All of this leads ineluctably to the present day: the day of "no-knock" warrants; the day of asset forfeiture and of mass surveillance; the day where de facto demolition of the presumption of innocence is an empirically established fact; where the "home as sanctum" is no more than a fatuous fantasy; where the abandonment of the concept of privacy has occurred...it's all here and now. Along with it went the total abrogation of the social contract between American citizens and the police forces with whom they can generally no longer relate on a "protect and serve" basis, but (in many cases) as an occupying army interacting with dangerous and untrustworthy charges. In short, the Militarized Police now acting as the Occupying Army with the Predator Cop at the lance point.
While Balko notes that the prospects of any individual American falling prey (a noun with both literal and figurative connotations in this usage) is "small to nil", that is quite beside the point. The melding of military and police functions, facilitated and encouraged by a variety of national legislative initiatives (the Byrne law and NDAA 1033 are but two of them) and supported enthusiastically by inane legislators, self-aggrandizing law enforcement suborns and encourages abuse. Compliant and oftentimes negligent courts condone and codify abuses. Roland Freisler might be familiar with some aspects of the proceedings, since (as during his tenure in the "People's Court"), most have a foregone conclusion and that just about invariably favors the state.
Perhaps, as Balko's numerous vignettes illustrate, one "benefit" of the current police regime is it's indiscriminate nature: rich and poor, black and white, old and young all fall beneath the wheel. If, however, the truly powerful encounter the system, Balko provides no evidence of it. One might speculate on unintended consequence vs. conspiracy as explanation, but the author wisely refrains from so doing. In fact, he is relentlessly fair and takes pains to observe (at least twice, per my recollection) that "this is not an anti-police book". He quotes a few luminaries (Joseph McNamera, former San Jose, CA Police Chief and the guilt-ridden former Seattle Police Chief, Norm Stamper) just to illustrate his point. To maintain balance, Balko evenly apportions blame: Nixon, Reagan and the Bush Clan are obvious villains, but so too are Clinton and (most egregiously) Obama (and his law-and-order paladin, Joe Biden). Largely missing from the account is Jimmy Carter but evidently he was acquiescent, if not overtly opposed. The late Senator Sam Ervin emerge along with Supreme Court Justice William Brennan as just about the last bastions of integrity vis-a-vis these troubling issues. It would be remiss to omit Balko's condemnation of the popular press, which extends from the "Paper of Reference" (New York Times) through right-wing talk and television shows to include the Oracle of left-wing journalism, Amy Goodman (of "Democracy Now!" fame).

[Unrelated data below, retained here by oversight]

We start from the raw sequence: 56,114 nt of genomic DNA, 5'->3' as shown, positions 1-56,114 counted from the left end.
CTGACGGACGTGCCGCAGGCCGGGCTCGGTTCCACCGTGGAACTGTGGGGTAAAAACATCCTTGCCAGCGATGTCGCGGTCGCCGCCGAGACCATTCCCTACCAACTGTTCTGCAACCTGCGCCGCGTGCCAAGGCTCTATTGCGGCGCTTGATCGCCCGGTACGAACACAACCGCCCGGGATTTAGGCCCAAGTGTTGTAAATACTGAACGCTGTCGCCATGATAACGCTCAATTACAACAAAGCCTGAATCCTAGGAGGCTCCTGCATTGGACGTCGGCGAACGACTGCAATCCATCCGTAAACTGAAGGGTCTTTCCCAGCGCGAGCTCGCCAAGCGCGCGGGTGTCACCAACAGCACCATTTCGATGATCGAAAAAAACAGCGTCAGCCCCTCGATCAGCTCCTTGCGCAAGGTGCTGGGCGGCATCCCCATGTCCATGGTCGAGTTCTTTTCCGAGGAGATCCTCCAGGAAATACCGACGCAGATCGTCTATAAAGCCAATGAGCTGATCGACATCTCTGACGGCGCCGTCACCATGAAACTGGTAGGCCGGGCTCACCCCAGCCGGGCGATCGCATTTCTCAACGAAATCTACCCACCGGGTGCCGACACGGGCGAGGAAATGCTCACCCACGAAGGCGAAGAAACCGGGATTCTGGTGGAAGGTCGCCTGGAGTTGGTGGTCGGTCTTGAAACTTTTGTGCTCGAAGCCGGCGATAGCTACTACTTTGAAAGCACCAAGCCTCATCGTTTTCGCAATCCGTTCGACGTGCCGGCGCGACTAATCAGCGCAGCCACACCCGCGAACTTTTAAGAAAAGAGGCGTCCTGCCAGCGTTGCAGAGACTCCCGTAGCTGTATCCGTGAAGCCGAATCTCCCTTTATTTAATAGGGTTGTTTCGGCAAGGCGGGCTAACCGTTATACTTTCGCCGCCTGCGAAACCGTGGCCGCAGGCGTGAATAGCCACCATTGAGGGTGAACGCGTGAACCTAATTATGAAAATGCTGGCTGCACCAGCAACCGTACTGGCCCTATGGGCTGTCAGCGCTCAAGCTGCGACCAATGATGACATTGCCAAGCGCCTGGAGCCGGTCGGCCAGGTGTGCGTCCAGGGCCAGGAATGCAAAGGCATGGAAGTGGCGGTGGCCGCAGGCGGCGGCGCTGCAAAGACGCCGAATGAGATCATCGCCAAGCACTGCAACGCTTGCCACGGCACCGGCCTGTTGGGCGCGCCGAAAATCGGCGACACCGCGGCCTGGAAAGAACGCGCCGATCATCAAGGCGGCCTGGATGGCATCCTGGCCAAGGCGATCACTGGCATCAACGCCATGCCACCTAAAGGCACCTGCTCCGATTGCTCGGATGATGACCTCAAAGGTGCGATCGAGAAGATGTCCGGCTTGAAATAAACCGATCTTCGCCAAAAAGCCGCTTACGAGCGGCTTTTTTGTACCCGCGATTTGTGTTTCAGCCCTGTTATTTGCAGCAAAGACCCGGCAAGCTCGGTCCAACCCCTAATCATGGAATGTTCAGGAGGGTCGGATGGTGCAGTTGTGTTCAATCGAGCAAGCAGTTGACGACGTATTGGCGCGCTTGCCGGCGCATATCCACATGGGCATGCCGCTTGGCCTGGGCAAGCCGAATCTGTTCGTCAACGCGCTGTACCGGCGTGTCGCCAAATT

The primary shortcoming of the book is the penultimate chapter, "Reform". Balko provides a series of bromides and platitudes which, were they not entirely self-evident and intellectually obvious (if not emotionally compelling to non-reformers) might be helpful. Of course, were they accepted and understood in the first place (or, for that matter, anywhere along the line), the US of A would not be in the present fix. Mobile phone videos are offered as almost a panacea, but their impact has been dulled by the frequency and regularity of their appearance.
So, how to conclude? The "father" of no-knock raids, former Nixon administration official Donald Santarelli opines that, "I don't think it's possible to roll any of this back now...It would take serious leadership, probably from nobody less than the president. It would take a huge scandal, which doesn't seem likely...But, we're not given to revolutionary action in this country. Each generation is a little more removed from the deep-seated concerns about liberty of the generation before. We just don't seem to value privacy and freedom anymore." These are presceint comments, indeed. We have a "huge scandal" (NSA surveillance revelations) and we have Facebook (acknowledged enemy of privacy). And we have a president who defends it all. "Mediocre times beget empty prophets" (to quote Camus from, "The Fall"). We must live in those "mediocre times".